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October 2008, Vol. 131, No. 10
Takeoff and descent of airline employment
Christopher J. Goodman
The airline industry in the United States has gone through major changes in recent years. After growing sharply throughout the late 1990s, the industry began to falter around the turn of the century.1 An economic downturn compounded by the catastrophic events of September 11, 2001, induced the largest decline in air travel in modern aviation. By 2003, air travel was once again growing2; however, the industry’s fiscal position continued to deteriorate. In the face of mounting financial losses, the airlines aimed to reduce their expenditures on labor, leading to massive job losses in the industry. Airlines were hampered in their restructuring efforts by historically high fuel prices, which added further pressure to reduce employment. During the period from 2003 to 2006, the historical relationship between passenger volume and employment in the industry broke down. From its peak in March 2001, employment in the industry declined for 5 straight years.3 The industry did not begin to show signs of a recovery until 2007.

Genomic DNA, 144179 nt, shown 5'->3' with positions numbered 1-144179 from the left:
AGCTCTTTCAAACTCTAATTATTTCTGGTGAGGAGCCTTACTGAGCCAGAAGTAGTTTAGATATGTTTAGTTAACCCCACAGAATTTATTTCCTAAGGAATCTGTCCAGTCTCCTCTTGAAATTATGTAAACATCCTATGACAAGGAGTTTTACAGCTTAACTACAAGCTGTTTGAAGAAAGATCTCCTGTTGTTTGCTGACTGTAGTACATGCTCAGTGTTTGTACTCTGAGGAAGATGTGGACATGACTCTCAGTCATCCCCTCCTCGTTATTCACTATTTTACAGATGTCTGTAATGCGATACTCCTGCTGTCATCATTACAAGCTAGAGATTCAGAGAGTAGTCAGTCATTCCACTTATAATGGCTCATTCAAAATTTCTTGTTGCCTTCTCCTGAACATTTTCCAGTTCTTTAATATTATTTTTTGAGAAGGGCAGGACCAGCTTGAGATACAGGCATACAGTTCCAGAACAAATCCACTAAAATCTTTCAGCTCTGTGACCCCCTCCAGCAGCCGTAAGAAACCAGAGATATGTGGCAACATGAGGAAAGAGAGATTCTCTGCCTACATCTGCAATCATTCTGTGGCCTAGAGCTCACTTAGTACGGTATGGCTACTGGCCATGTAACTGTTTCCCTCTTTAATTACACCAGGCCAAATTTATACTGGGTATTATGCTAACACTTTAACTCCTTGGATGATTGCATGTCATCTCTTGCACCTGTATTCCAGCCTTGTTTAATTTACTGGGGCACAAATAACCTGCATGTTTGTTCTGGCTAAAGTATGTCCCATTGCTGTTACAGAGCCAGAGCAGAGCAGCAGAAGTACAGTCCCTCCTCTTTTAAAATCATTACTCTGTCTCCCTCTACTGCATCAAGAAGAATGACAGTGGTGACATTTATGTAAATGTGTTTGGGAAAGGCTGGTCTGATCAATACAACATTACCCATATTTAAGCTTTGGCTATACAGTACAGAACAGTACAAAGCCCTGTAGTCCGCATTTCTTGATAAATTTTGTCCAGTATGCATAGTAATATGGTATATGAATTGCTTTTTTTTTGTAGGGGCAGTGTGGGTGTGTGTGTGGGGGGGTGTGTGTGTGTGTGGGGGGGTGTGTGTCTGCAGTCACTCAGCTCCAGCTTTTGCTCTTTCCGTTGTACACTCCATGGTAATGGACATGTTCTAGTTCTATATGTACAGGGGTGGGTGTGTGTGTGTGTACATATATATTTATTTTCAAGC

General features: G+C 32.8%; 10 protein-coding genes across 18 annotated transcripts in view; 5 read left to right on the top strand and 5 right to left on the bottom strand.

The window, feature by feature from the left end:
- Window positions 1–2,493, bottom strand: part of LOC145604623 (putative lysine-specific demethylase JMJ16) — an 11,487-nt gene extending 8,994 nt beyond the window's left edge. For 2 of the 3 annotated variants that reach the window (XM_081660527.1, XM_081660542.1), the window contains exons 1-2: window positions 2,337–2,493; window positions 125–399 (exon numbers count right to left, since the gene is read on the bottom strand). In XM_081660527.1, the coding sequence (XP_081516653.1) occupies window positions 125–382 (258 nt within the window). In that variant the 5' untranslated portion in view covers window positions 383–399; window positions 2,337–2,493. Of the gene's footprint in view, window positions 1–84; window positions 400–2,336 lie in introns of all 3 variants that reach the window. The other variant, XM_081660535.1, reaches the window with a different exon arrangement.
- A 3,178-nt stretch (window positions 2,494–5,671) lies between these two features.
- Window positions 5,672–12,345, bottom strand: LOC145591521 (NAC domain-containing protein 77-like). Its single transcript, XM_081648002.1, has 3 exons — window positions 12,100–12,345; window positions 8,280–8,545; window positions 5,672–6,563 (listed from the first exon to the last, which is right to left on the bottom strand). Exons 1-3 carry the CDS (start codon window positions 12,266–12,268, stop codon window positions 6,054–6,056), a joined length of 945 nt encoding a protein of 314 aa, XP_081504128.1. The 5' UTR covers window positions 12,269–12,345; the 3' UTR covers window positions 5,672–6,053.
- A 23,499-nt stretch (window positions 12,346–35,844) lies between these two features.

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1 The data on employment used in this article are from the Current Employment Statistics (CES) program, which surveys 150,000 nonfarm businesses representing about 390,000 worksites monthly. For more information on the program’s concepts and methodology, see Current Employment Statistics Technical Notes, on the BLS Web site at http://www.bls.gov/ces/#technical (visited Oct. 6, 2008). CES data are available at www.bls.gov/ces (visited Oct. 7, 2008). Data used in this article are seasonally adjusted unless otherwise noted.
2 As measured by revenue passenger miles, which is roughly the number of tickets sold times the average mile per ticket sold.
3 Data in this article regarding airline employment refer to “air transportation” (NAICS 481), unless otherwise noted. The industry is composed of both “scheduled” and “nonscheduled” airline employment. However, scheduled air transportation accounts for the bulk of total air transportation employment.
Related BLS programs
Current Employment Statistics (National)
Transportation by air: job growth moderates—Mar. 2000.
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